Carleton University Don, Nduka Otiono, to offer Biocritical Reflections on ‘dispossessed.’

On Saturday, December 14, 2019, Awka, the capital of Anambra State shall witness literary fireworks as some of Africa’s finest writers and scholars gather to welcome ‘dispossessed,’ a collection of poems by James Eze.

The Graduate Programme Coordinator at the Institute of African Studies, Carleton University, Ottawa, Canada, Prof Nduka Otiono has confirmed that he would be on hand to provide what he called “Biocritical Reflections on ‘dispossessed.”

Otiono who is heavily credited by the author of ‘dispossessed’ as the man “whose constant prodding and mentoring has turned me into a poet” is expected to offer critical insights on the poet within and outside the atmosphere of the book. The objective is to shed more light on James Eze’s muted journey to his debut book as well as annotate some of the collection’s unuttered yells.

Since its release in October 2019, ‘dispossessed’ has made notable splash on the Nigerian literary scene, ratcheting up impressive reviews and making history as the first book of poetry to be read to a full cabinet session of a Nigerian government.

Otiono’s intervention at the launch is expected to further distil the intense imageries trapped in the pages of ‘dispossessed’ for a deeper appreciation by audiences not usually enthused by poetry. Otiono comes fully prepared for this role though. His writing career is laden with fruits. The author and co-editor of six books, Otiono won ANA/Spectrum Prize for Fiction with his debut collection of short stories titled ‘The Night Hides with a Knife,’ and quickly followed it up with a poetry collection titled ‘Voices in the Rainbow’ which earned Honorable Mention for the ANA/Cadbury Poetry Prize. His second collection of poems, ‘Love in a Time of Nightmares,’ won him the James Patrick Folinsbee Memorial Scholarship in Creative Writing.

As a scholar, Otiono has distinguished himself. He graduated with a perfect GPA, while winning the prestigious Izaak Walton Killam Memorial Scholarship at the University of Alberta, Canada, and being nominated for the Governor General’s Gold Medal for academic distinction. Otiono has also gathered enormous experience working with Chinua Achebe at Brown University where he was appointed a Visiting Assistant Professor. In much the same way, Otiono’s career as a teacher has earned him a Capital Educator’s Award for Excellence in Teaching and a Faculty of Arts and Sciences Early Career Award for Research Excellence at Carleton University.

Happily, the faculty and students of the Department of English and Literature Studies of Chukwuemeka Odumegwu Ojukwu University, Igbariam, Anambra State, shall be beneficiaries of Otiono’s acclaimed knowledge during his visit for the presentation of ‘dispossessed.’ The twice-winner of a Carnegie African Diaspora Fellowship shall be teaching a Master Class in Creative Writing at the university to wrap up activities marking the formal introduction of ‘dispossessed’ to the public.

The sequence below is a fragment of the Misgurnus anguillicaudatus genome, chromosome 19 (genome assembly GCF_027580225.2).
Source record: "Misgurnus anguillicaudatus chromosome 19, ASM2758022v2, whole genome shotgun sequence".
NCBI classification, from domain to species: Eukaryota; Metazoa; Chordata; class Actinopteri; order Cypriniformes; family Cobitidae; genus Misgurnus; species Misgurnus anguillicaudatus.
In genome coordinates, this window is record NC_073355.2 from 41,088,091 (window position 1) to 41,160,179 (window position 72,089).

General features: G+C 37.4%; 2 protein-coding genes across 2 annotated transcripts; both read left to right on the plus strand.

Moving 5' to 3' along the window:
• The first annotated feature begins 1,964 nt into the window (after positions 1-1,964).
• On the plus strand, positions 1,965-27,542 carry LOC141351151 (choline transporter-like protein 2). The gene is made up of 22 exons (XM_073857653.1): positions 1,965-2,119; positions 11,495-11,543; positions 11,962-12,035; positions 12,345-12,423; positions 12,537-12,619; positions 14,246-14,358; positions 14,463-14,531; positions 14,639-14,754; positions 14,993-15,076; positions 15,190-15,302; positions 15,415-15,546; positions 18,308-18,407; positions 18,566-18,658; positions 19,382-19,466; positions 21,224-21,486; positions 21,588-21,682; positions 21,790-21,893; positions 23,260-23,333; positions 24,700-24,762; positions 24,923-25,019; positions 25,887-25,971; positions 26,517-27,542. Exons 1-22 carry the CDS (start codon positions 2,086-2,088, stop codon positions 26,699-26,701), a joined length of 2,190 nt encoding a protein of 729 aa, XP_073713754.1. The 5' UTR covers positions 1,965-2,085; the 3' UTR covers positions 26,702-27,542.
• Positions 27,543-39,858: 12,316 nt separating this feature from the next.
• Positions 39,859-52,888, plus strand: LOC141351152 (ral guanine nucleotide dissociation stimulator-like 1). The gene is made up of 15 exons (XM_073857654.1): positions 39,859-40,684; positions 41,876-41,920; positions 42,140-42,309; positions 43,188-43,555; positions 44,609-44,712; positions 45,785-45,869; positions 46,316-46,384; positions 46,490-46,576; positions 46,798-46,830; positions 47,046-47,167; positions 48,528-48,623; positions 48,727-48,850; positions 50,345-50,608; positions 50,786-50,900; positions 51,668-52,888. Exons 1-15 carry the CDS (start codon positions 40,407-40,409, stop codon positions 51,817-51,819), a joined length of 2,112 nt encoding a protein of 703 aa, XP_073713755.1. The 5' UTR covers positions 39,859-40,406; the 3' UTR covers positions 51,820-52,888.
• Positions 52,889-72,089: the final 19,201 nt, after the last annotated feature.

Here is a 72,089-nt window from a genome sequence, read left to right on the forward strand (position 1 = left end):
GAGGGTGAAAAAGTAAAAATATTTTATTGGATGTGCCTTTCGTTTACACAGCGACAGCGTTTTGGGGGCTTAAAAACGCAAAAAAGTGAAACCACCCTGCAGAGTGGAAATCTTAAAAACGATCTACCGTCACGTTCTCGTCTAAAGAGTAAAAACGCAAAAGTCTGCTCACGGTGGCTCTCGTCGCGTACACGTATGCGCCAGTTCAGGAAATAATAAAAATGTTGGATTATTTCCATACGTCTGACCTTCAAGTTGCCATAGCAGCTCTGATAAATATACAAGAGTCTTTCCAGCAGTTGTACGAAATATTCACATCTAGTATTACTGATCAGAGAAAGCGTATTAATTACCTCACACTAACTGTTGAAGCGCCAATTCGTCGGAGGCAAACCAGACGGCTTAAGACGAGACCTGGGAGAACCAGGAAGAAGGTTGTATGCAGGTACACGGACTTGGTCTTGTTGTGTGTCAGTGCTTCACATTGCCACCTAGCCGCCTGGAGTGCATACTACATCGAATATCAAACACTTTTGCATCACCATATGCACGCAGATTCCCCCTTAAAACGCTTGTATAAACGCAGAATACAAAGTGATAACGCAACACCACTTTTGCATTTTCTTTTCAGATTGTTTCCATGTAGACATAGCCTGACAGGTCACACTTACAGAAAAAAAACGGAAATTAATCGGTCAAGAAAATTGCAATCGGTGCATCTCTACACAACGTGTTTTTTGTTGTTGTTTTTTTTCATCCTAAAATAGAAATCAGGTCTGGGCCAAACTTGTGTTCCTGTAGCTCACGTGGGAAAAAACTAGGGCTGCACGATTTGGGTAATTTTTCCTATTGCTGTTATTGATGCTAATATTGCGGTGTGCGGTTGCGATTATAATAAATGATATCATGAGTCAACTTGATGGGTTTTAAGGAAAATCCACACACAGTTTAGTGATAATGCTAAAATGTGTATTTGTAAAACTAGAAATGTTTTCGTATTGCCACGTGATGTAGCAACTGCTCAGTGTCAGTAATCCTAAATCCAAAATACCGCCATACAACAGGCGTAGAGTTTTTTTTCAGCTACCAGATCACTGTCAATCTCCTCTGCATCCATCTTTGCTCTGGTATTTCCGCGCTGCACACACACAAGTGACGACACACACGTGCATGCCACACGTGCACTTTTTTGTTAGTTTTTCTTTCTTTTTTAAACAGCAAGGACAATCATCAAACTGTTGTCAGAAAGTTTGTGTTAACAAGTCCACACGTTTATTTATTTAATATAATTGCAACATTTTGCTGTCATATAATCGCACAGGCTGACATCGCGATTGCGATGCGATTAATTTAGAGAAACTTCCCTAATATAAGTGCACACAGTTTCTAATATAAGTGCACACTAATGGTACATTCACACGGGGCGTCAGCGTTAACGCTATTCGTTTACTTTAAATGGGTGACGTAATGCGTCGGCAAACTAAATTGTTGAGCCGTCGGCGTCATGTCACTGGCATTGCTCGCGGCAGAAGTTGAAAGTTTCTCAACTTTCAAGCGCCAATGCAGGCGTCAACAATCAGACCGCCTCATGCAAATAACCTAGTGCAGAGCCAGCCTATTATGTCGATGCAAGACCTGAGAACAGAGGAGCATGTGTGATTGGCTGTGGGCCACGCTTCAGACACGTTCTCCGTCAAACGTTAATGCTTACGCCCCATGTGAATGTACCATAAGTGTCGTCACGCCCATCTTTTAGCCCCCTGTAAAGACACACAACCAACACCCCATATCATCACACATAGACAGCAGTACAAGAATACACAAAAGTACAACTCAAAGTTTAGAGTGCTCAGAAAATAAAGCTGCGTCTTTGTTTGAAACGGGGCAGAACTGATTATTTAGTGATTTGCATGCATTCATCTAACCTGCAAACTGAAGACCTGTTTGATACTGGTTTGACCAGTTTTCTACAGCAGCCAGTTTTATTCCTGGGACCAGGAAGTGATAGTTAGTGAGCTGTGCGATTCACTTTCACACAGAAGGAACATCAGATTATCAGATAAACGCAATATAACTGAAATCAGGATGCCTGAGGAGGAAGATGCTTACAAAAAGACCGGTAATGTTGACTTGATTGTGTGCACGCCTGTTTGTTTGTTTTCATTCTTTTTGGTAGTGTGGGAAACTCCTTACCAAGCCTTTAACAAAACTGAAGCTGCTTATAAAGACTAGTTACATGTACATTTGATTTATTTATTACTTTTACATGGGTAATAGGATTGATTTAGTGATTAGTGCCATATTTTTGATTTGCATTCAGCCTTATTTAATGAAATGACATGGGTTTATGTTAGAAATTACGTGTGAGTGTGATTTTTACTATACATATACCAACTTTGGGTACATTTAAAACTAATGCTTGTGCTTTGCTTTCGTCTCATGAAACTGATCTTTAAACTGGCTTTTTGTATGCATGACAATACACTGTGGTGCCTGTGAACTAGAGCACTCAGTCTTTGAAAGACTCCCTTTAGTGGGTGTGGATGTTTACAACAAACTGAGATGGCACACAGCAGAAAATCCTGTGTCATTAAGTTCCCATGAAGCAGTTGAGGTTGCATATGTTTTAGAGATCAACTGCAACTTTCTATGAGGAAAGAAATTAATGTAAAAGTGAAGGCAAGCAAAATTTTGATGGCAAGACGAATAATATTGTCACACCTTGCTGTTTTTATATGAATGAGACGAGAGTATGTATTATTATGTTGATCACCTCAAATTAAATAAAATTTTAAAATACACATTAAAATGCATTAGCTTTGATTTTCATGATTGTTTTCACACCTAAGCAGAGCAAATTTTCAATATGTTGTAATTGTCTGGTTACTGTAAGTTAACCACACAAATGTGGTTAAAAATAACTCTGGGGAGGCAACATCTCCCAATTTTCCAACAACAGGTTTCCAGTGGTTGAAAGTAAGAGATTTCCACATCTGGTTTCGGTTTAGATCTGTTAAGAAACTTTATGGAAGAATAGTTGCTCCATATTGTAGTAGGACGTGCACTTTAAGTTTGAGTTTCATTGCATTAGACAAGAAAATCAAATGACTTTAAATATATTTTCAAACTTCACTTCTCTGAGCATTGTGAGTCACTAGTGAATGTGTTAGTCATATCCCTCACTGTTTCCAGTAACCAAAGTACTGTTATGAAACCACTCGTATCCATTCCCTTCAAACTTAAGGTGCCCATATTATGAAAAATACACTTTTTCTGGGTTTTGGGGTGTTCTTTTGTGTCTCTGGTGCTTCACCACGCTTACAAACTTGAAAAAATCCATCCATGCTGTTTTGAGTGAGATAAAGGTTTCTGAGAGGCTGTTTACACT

It is noteworthy that the of promise ‘dispossessed’ as a distinctive literary work is signaled on the blurb endorsements of the book by three of Nigeria’s finest writers. To Helon Habila, winner of both the Caine Prize and the Commonwealth Writers’ Prize who also teaches creative writing at George Mason University, USA, dispossessed is “a promise fulfilled…what we all want from great poetry: lyricism, captivating imagery, storytelling but above all, the ability to rouse the emotions to that sublime plane only great poetry knows how to do.” To Olu Oguibe, renowned artist, poet, and recipient of the Governor of the State of Connecticut’s Award for excellence and lifetime achievement, “of all the joys that one must take from Eze’s poetry, the most obvious, perhaps, is his easy command of imagery. There are many images in these poems.” And then to Okey Ndibe, former professor at Bard College and Brown University, all in the US, who is also a celebrated novelist, essayist and journalist, ‘dispossessed’ is “an act of restoration, reminding us that art – and poetry, specifically – challenges us to dream and achieve our best humanity.”

Several weeks after its release, further reviews by notable poets and writers have strengthened earlier impressions of the book and primed the audience on what to expect from its imagistic pages.

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